The Media’s Failure with Voter Suppression
Sometimes, politics can be difficult. What is the appropriate tax rate for those making a certain amount of money? What should the role of the government be in our lives?
Other times, politics is easy. Voting should be encouraged in a democracy, and those who seek to disenfranchise eligible voters ought to be exposed.
Instead, for reasons I am not quite sure of, the media falls into the all-too-familiar trap of “both-sides”-ing a discussion about voting. Democrats want to make voting more accessible to American citizens, pushing for measures like automatic voter registration, early voting periods, and mail-in ballots. Republicans want to restrict voting, because voting is a privilege for certain kinds of citizens, and they support tactics like gerrymandering, purging voter rolls, and deploying a single ballot drop off box for a county of over two million Texans.
One side wants you vote. The other side doesn’t. It’s that simple.
The media assigns some sort of moral equivalency to both stances, despite no such equivalency existing. To them, this is another neutral issue, with liberals wanting one thing, and conservatives wanting another.
Let’s take a look at two examples from just today. First, Trump campaign official Jason Miller was on ABC News to discuss the election. “If you speak with many smart Democrats, they believe that President Trump will be ahead on election night, probably getting 280 electoral (votes), somewhere in that range,” he said.
“And then, they’re going to try and steal it back after the election.”
Mr. Miller is probably thinking about Pennsylvania, a crucial swing state (and statistically — the most likely tipping point) for Tuesday’s election. Pennsylvania does not count early or mail ballots prior to election day in accordance with state law. Therefore, it is likely that Trump will lead Pennsylvania on election day, but as the Democratic stronghold of mail and early ballots begin to be counted, the margin could disappear.
One question for Mr. Miller — how is counting the votes stealing an election? Of course, had Mr. Miller been interviewed by a competent reporter, such a followup would have been asked. But his bizarre stance that only some of the votes should be counted wasn’t fact checked, pressed, scrutinized, or challenged.
Or take Texas. A conservative activist attempted to sue Democrats in the Texas State Supreme Court over curbside voting in Harris County. The right wing attempt to throw out 120,000 ballots that had already been cast was astonishing.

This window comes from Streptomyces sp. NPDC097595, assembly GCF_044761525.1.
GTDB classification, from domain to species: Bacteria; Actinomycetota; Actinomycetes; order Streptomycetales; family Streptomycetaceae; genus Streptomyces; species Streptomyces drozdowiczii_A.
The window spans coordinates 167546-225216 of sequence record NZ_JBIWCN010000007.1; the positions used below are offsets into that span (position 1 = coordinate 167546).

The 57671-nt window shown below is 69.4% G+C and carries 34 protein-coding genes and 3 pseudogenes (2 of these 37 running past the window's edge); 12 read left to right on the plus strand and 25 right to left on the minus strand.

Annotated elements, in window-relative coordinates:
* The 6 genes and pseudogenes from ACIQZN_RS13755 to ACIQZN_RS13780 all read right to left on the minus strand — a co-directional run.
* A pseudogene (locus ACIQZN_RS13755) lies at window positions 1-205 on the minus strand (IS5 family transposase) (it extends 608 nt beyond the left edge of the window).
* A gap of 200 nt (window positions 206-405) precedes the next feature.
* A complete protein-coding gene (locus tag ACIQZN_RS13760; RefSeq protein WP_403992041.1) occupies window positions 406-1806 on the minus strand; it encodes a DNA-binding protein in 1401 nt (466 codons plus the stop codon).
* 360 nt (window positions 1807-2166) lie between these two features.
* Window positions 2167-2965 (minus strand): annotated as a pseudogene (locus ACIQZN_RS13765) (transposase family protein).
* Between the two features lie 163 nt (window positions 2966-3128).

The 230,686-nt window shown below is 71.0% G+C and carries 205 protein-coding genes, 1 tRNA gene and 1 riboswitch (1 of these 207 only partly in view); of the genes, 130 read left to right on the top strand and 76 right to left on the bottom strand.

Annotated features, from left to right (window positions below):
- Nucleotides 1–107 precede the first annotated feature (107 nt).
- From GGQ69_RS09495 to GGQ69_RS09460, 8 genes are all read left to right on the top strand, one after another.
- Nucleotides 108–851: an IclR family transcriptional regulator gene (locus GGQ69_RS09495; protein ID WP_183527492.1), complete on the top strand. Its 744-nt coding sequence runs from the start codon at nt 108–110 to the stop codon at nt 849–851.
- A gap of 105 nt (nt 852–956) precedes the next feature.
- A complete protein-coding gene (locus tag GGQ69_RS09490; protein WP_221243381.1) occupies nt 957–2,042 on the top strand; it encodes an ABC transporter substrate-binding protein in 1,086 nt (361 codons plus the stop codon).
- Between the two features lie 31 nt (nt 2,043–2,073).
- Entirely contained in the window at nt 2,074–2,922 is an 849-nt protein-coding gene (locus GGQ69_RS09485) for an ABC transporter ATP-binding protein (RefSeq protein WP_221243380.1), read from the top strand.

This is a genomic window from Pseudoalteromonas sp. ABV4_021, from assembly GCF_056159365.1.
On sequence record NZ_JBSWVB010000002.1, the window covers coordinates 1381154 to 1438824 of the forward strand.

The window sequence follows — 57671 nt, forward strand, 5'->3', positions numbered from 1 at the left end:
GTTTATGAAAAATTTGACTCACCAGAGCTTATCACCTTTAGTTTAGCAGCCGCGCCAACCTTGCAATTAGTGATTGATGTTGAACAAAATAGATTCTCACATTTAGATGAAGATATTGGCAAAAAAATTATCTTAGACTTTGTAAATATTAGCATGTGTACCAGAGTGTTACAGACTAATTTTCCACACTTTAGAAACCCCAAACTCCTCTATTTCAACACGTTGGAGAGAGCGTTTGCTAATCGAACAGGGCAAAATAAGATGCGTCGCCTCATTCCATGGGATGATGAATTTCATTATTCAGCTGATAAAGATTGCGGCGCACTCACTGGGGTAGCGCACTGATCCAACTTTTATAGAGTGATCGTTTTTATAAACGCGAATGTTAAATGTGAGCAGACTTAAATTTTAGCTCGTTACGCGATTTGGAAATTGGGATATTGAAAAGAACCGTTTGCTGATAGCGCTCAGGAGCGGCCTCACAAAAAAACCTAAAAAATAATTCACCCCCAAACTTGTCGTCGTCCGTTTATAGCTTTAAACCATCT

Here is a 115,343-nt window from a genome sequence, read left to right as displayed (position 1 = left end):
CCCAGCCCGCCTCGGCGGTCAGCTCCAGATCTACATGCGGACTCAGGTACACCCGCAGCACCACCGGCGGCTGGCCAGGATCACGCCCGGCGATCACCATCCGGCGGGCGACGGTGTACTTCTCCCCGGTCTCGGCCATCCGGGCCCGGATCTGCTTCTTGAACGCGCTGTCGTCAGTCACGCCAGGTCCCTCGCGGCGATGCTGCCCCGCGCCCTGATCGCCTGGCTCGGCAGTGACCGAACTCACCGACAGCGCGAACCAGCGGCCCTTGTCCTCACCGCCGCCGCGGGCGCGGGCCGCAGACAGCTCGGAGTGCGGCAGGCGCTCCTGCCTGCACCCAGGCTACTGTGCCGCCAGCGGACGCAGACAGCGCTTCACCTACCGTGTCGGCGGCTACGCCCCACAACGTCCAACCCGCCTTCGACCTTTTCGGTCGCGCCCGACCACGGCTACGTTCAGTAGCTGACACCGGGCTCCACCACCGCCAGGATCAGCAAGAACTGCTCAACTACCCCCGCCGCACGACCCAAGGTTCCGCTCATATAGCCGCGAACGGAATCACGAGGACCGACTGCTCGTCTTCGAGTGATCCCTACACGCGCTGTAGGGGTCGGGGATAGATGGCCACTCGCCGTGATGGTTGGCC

The Texas Election Code permits it, the Secretary of State approved it, and the county commissioners unanimously agreed to roll it out after a summer pilot program was effective.
But Harris County, home to Houston, votes Democratic. We can’t have that. No no. Democrats were worried that the lawsuit would be successful because it was to be tried before a notoriously conservative state judge, but the judge threw the lawsuit out. A federal judge is set to hear the case tomorrow.
More ballots have been cast in Texas prior to election day than had been cast in all of 2016, a remarkable feat of civic engagement, and a healthy sign of a vibrant democracy.
The media is so paranoid about being seen as biased, particularly biased in a left-of-center manner. Journalists are also afraid of discerning what is right or wrong. Consider The New York Times’ headline for this very story: “In Blow to G.O.P., Texas Supreme Court Denies Petition to Invalidate 120,000 Ballots.”
Really? Over 100,000 Americans almost had their most fundamental democratic right — the right to participate in the government — violated by a bad faith activist, and it’s a “blow to the G.O.P.?” How about a potential blow to our democracy? To our freedoms?
But, no. This is just another partisan issue in a sea of left vs. right battles. I really would like to see the media push back on some of these disenfranchisement efforts by right wing special interest groups. Voting is essential, it is necessary, and it is good.
But I’m not holding my breath.